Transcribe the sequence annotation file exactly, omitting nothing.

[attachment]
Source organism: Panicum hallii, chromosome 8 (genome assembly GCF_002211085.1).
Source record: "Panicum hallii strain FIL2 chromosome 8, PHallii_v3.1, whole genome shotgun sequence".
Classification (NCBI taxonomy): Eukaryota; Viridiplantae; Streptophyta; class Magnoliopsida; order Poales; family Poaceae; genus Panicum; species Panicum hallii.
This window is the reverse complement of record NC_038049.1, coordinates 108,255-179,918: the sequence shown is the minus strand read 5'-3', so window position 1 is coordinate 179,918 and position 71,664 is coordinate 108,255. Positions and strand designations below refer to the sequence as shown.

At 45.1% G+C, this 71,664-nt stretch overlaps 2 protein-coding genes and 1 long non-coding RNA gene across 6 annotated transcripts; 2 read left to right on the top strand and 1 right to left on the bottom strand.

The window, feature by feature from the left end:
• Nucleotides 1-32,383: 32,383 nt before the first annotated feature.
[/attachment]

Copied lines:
Source organism: Panicum hallii, chromosome 8 (genome assembly GCF_002211085.1).
Source record: "Panicum hallii strain FIL2 chromosome 8, PHallii_v3.1, whole genome shotgun sequence".
Classification (NCBI taxonomy): Eukaryota; Viridiplantae; Streptophyta; class Magnoliopsida; order Poales; family Poaceae; genus Panicum; species Panicum hallii.
This window is the reverse complement of record NC_038049.1, coordinates 108,255-179,918: the sequence shown is the minus strand read 5'-3', so window position 1 is coordinate 179,918 and position 71,664 is coordinate 108,255. Positions and strand designations below refer to the sequence as shown.

At 45.1% G+C, this 71,664-nt stretch overlaps 2 protein-coding genes and 1 long non-coding RNA gene across 6 annotated transcripts; 2 read left to right on the top strand and 1 right to left on the bottom strand.

The window, feature by feature from the left end:
• Nucleotides 1-32,383: 32,383 nt before the first annotated feature.